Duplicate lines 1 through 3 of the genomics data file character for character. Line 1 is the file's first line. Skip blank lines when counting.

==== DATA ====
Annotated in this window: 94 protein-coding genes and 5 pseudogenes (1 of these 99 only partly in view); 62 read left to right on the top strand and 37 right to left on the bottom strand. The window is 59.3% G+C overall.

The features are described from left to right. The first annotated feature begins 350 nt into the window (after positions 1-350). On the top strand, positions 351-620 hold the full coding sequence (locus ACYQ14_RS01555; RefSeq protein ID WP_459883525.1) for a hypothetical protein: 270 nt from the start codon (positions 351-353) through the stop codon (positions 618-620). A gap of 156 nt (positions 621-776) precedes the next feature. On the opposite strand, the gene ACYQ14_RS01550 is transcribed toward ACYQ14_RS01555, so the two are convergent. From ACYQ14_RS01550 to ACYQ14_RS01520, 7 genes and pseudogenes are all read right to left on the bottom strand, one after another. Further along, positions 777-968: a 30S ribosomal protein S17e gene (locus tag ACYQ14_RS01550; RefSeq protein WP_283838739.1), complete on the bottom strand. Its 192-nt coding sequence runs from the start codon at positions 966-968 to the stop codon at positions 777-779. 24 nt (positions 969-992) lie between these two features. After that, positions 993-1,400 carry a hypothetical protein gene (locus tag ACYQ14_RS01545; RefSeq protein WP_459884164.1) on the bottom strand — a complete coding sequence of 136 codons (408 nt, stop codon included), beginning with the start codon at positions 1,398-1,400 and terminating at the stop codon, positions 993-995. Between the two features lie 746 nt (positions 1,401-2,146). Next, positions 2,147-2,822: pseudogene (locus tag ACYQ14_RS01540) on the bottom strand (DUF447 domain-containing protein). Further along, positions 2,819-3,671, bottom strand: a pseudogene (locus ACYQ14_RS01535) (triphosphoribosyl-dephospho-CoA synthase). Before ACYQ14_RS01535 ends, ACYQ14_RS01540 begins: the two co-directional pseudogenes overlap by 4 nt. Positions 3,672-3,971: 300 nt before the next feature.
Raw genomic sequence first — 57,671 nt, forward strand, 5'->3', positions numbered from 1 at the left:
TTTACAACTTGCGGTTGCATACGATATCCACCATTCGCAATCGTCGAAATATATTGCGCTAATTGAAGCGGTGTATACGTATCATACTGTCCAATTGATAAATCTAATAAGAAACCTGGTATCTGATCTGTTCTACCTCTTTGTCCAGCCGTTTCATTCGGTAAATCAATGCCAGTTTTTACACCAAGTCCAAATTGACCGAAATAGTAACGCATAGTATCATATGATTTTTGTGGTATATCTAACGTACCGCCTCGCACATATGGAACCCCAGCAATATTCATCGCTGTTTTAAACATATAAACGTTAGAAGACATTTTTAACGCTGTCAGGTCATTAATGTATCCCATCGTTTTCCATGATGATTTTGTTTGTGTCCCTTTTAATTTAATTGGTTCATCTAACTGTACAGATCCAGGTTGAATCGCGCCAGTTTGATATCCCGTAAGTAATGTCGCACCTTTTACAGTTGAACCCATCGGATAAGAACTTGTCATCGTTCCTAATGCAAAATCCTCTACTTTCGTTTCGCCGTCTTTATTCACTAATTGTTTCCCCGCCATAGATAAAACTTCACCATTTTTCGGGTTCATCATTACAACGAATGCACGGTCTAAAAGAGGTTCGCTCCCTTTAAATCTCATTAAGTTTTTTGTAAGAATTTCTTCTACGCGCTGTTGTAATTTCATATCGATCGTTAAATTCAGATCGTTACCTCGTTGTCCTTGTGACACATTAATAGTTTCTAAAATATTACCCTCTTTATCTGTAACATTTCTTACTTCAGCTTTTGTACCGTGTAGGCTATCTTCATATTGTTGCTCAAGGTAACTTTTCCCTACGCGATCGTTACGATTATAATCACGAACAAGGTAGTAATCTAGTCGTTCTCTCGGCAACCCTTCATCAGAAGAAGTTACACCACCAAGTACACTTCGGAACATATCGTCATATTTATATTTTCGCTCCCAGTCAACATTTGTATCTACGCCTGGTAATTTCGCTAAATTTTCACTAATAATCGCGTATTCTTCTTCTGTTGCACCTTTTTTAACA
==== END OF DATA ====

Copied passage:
Annotated in this window: 94 protein-coding genes and 5 pseudogenes (1 of these 99 only partly in view); 62 read left to right on the top strand and 37 right to left on the bottom strand. The window is 59.3% G+C overall.

The features are described from left to right. The first annotated feature begins 350 nt into the window (after positions 1-350). On the top strand, positions 351-620 hold the full coding sequence (locus ACYQ14_RS01555; RefSeq protein ID WP_459883525.1) for a hypothetical protein: 270 nt from the start codon (positions 351-353) through the stop codon (positions 618-620). A gap of 156 nt (positions 621-776) precedes the next feature. On the opposite strand, the gene ACYQ14_RS01550 is transcribed toward ACYQ14_RS01555, so the two are convergent. From ACYQ14_RS01550 to ACYQ14_RS01520, 7 genes and pseudogenes are all read right to left on the bottom strand, one after another. Further along, positions 777-968: a 30S ribosomal protein S17e gene (locus tag ACYQ14_RS01550; RefSeq protein WP_283838739.1), complete on the bottom strand. Its 192-nt coding sequence runs from the start codon at positions 966-968 to the stop codon at positions 777-779. 24 nt (positions 969-992) lie between these two features. After that, positions 993-1,400 carry a hypothetical protein gene (locus tag ACYQ14_RS01545; RefSeq protein WP_459884164.1) on the bottom strand — a complete coding sequence of 136 codons (408 nt, stop codon included), beginning with the start codon at positions 1,398-1,400 and terminating at the stop codon, positions 993-995. Between the two features lie 746 nt (positions 1,401-2,146). Next, positions 2,147-2,822: pseudogene (locus tag ACYQ14_RS01540) on the bottom strand (DUF447 domain-containing protein). Further along, positions 2,819-3,671, bottom strand: a pseudogene (locus ACYQ14_RS01535) (triphosphoribosyl-dephospho-CoA synthase). Before ACYQ14_RS01535 ends, ACYQ14_RS01540 begins: the two co-directional pseudogenes overlap by 4 nt. Positions 3,672-3,971: 300 nt before the next feature.
Raw genomic sequence first — 57,671 nt, forward strand, 5'->3', positions numbered from 1 at the left: